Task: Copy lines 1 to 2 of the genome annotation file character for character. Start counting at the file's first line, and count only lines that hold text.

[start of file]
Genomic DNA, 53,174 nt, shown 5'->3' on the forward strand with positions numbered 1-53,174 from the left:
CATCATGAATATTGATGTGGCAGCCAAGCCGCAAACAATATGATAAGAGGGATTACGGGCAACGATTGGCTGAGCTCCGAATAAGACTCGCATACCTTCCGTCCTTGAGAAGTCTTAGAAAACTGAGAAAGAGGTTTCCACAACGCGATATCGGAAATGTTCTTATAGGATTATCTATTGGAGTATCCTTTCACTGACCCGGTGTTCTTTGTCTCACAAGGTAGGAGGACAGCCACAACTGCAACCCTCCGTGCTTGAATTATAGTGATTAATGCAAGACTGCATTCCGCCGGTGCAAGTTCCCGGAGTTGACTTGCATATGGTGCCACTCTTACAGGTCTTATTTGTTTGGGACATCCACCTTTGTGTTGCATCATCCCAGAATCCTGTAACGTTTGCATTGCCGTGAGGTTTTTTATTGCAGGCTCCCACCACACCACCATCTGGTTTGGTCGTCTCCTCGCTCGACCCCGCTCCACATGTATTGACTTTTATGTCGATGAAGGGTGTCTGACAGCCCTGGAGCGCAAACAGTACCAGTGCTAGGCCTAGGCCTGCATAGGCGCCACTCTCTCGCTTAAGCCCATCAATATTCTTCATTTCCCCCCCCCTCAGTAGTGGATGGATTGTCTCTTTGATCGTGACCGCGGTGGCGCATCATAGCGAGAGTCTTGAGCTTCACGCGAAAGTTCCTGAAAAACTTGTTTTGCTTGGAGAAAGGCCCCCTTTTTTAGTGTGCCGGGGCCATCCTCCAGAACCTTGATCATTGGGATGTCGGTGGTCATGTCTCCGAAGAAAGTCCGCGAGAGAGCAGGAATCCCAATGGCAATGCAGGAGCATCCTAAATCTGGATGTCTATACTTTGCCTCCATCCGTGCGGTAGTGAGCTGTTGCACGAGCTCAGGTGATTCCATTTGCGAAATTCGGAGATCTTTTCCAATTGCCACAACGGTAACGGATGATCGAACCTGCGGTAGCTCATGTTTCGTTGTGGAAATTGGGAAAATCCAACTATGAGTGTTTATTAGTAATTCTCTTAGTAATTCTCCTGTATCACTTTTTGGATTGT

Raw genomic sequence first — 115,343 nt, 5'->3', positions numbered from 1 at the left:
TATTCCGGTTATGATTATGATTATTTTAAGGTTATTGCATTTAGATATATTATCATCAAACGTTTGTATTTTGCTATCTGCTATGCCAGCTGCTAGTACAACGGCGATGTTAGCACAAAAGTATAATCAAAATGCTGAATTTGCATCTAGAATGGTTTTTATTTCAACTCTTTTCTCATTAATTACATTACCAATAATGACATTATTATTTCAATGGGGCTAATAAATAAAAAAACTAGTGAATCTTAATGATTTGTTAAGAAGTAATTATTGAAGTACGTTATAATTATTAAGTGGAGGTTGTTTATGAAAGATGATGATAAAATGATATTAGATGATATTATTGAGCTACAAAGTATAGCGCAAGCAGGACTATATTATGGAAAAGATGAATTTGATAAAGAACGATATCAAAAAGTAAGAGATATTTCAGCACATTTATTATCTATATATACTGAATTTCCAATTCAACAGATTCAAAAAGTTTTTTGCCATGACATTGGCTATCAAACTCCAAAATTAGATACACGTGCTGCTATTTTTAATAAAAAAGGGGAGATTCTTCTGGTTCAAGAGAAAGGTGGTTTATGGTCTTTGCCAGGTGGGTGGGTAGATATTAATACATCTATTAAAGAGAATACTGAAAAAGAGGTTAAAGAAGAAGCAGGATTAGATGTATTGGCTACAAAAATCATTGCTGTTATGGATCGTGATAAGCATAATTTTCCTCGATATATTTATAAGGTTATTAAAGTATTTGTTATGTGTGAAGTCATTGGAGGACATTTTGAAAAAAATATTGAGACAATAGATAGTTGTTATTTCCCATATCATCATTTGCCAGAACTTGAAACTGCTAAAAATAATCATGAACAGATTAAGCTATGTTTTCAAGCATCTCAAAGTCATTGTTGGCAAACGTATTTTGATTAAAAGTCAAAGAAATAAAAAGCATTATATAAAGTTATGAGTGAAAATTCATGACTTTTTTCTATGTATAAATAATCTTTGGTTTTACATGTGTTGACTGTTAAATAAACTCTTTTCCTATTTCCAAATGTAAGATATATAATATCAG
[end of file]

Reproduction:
Genomic DNA, 53,174 nt, shown 5'->3' on the forward strand with positions numbered 1-53,174 from the left:
CATCATGAATATTGATGTGGCAGCCAAGCCGCAAACAATATGATAAGAGGGATTACGGGCAACGATTGGCTGAGCTCCGAATAAGACTCGCATACCTTCCGTCCTTGAGAAGTCTTAGAAAACTGAGAAAGAGGTTTCCACAACGCGATATCGGAAATGTTCTTATAGGATTATCTATTGGAGTATCCTTTCACTGACCCGGTGTTCTTTGTCTCACAAGGTAGGAGGACAGCCACAACTGCAACCCTCCGTGCTTGAATTATAGTGATTAATGCAAGACTGCATTCCGCCGGTGCAAGTTCCCGGAGTTGACTTGCATATGGTGCCACTCTTACAGGTCTTATTTGTTTGGGACATCCACCTTTGTGTTGCATCATCCCAGAATCCTGTAACGTTTGCATTGCCGTGAGGTTTTTTATTGCAGGCTCCCACCACACCACCATCTGGTTTGGTCGTCTCCTCGCTCGACCCCGCTCCACATGTATTGACTTTTATGTCGATGAAGGGTGTCTGACAGCCCTGGAGCGCAAACAGTACCAGTGCTAGGCCTAGGCCTGCATAGGCGCCACTCTCTCGCTTAAGCCCATCAATATTCTTCATTTCCCCCCCCCTCAGTAGTGGATGGATTGTCTCTTTGATCGTGACCGCGGTGGCGCATCATAGCGAGAGTCTTGAGCTTCACGCGAAAGTTCCTGAAAAACTTGTTTTGCTTGGAGAAAGGCCCCCTTTTTTAGTGTGCCGGGGCCATCCTCCAGAACCTTGATCATTGGGATGTCGGTGGTCATGTCTCCGAAGAAAGTCCGCGAGAGAGCAGGAATCCCAATGGCAATGCAGGAGCATCCTAAATCTGGATGTCTATACTTTGCCTCCATCCGTGCGGTAGTGAGCTGTTGCACGAGCTCAGGTGATTCCATTTGCGAAATTCGGAGATCTTTTCCAATTGCCACAACGGTAACGGATGATCGAACCTGCGGTAGCTCATGTTTCGTTGTGGAAATTGGGAAAATCCAACTATGAGTGTTTATTAGTAATTCTCTTAGTAATTCTCCTGTATCACTTTTTGGATTGT